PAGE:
5 Tips To Becoming A Leader
Leadership and management are concepts that are often used interchangeably. However, the reality is that these are two completely separate ideas. It is true to say that one of the many traits a successful manager should posses is leadership, but regrettably simply being a manager doesn’t imply leadership.
Some have argued that leaders are born, but I believe Vince Lombardi was more accurate when he said, “Leaders aren't born they are made. And they are made just like anything else, through hard work. And that's the price we'll have to pay to achieve that goal, or any goal.”
Anyone has the potential to become a leader. But to become a leader, it is important to first understand the distinction between a manager and a leader. It goes much deeper than just perception or job function.
“Managers do things right, while leaders do the right thing.”
What does this mean? Richard Pascale, author of Managing on the Edge draws the distinction between a manager who tends to do things by the book and who follows company policy, with a leader who follows their own intuition. The latter, in many cases, is often more beneficial and valued by a company.
A leader is followed. A manager rules.
People naturally follow a leader of their own free will while a manager, by position alone, must be obeyed if one wants to keep their job. By this very definition, it’s safe to say that managers have subordinates and leaders have followers. Which would you prefer to be?
Management is a function. Leadership is a relationship.
Management involves planning, budgeting, evaluating and facilitating. All essential to the daily operation of a business. Leadership involves selecting talent, motivating people, coaching and building trusting relationships. Leadership, is not a function, it is simply who we are.
If you go into any bookstore or Google the Internet, you will find thousands of books and articles on how to become an effective leader. There is no question that advice abounds on what makes a great leader. However, there are a few common themes that may assist you in your progressions from manager to leader.
1. Have a plan
Leaders are proactive. They do not wait until things go wrong or enter a critical period where their only available option is to react. Leaders identify potential problem areas and prepare solutions before the issue becomes an issue.
2. Create a vision
Vision provides us with a course, a direction in which to go. There is no use in planning for your business if you do not know where you are heading. Once you have developed your vision, share it with others. By sharing your vision with others, it helps you to refine and focus it. You strengthen your own belief in its power. Others will also begin to see you as a person who can “achieve great things” for the company.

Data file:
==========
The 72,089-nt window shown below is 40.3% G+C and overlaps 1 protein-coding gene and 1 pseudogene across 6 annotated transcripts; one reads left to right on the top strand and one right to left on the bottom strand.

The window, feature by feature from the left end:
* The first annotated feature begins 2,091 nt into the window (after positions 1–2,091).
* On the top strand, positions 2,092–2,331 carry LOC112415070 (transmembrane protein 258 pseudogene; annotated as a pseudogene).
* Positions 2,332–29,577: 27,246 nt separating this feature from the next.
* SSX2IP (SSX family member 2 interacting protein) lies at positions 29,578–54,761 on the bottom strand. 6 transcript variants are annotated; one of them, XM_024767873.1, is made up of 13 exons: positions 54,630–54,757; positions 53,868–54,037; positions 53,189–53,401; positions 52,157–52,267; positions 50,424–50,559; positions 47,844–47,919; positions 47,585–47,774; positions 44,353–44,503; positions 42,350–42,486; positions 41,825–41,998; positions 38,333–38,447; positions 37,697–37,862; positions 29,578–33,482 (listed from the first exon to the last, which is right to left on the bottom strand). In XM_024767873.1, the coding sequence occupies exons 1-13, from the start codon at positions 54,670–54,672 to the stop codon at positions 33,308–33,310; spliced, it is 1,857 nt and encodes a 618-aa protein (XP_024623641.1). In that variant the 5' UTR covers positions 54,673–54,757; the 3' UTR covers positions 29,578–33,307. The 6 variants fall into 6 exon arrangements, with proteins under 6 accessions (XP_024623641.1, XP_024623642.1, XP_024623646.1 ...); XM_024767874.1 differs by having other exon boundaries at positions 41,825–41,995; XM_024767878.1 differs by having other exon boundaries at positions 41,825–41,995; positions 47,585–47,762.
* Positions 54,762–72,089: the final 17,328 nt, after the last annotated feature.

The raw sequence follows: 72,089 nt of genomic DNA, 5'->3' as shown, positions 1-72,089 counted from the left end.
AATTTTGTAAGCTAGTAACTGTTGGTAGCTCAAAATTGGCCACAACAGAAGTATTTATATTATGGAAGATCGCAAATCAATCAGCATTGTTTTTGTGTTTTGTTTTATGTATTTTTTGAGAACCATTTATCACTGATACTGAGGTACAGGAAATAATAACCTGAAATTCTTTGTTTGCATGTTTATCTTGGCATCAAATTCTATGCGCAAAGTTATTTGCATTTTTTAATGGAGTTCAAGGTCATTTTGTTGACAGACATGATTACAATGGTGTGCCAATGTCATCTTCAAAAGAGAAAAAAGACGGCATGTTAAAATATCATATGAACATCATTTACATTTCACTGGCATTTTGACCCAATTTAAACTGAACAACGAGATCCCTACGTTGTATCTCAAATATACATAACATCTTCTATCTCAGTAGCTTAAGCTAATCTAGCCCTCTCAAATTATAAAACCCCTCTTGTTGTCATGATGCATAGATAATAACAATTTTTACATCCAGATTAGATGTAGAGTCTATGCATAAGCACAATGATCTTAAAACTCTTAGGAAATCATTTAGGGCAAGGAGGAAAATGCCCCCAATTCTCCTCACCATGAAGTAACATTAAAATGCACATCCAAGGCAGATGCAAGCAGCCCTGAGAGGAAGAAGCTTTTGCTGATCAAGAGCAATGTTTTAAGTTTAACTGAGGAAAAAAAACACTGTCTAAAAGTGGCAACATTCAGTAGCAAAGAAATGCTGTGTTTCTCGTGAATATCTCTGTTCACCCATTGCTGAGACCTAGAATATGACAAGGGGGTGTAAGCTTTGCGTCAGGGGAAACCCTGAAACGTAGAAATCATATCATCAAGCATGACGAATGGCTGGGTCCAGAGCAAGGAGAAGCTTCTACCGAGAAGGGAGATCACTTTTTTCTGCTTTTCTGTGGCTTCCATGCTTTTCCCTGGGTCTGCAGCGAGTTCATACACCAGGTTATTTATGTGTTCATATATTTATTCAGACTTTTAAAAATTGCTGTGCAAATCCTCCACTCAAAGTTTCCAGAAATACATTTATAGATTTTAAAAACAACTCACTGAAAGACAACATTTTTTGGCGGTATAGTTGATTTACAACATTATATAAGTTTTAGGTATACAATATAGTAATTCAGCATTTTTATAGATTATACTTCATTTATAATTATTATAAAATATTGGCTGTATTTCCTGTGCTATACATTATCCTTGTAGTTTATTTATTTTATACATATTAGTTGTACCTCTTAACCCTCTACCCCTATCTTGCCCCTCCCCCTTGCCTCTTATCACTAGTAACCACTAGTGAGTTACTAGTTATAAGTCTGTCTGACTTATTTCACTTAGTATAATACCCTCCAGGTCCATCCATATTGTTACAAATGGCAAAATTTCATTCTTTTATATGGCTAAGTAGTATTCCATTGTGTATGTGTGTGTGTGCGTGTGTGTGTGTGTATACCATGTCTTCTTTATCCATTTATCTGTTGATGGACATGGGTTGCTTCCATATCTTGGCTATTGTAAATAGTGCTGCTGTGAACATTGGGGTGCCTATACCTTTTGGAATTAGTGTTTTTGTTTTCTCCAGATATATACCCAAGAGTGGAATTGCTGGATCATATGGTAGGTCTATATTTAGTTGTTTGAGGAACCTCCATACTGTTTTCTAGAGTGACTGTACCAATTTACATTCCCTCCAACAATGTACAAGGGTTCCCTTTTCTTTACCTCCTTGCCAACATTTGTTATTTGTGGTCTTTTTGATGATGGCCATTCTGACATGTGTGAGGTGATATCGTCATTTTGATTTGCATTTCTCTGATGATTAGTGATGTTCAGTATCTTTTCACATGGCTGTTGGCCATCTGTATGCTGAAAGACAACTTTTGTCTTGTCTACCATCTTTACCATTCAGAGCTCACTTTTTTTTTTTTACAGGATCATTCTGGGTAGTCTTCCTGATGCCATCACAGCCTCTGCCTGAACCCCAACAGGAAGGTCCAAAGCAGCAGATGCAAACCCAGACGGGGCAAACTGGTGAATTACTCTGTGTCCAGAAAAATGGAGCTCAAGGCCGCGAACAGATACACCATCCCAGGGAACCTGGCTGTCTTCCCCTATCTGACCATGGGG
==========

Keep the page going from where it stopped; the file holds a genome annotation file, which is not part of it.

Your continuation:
3. Take Charge
You have the plan and the vision. Now, it is time to take action. You may have developed a specific plan to improve some aspect of business, or maybe you are being forced to deal with a crisis situation. Either way, you have been afforded the opportunity to take action while being perceived as a leader… a “doer”. By stepping up to the plate with a plan, others will see you as the one capable of making decisions and of taking effective action to get the job done.
4. Lead by Example
Think of the people you admire most in your life. Why do you admire them? Chances are it is because of the things they have done in their lives. The actions they have taken. It was those very actions that inspired you. If you want to become a leader, you have to act in ways that support your vision while allowing you to remain true to yourself.
Also remember the distinction between managing and leading. Businessman and presidential hopeful, Ross Perot summed it up best. You don’t manage people. If you want to manage something, manage your inventory, your checkbook, or yourself. You don’t manage people. You lead them.
5. Reach the goal
This is related to the theme explored above. Leadership is not a goal. Leadership provides others with a way in which to reach a goal. This is an important distinction. As a leader, it isn’t about reaching your own individual goals, but about helping others to identify their potential and to work toward achieving their own needs and goals.
It takes time and commitment to become an effective leader. Being a leader may not come naturally to you, but it can, if you are willing to expend the necessary effort. If you are willing to not only become an effective manager, but also a leader, you are sure to be amply rewarded both personally and professionally.
Tom Perkins has a degree in Accounting, is certified as a personal trainer, and primarily functions as a business development coach.Tom works with personal training departments, fitness professionals, management of health clubs, and fitness product and sports nutrition companies in the areas of sales, marketing, and promotion; operations and administration, and staffing and human resource management. Tom has 6 startups in 15 years under his belt and over 20 years of working with the fitness industry leading companies to profitability through Fitness Industry Solutions.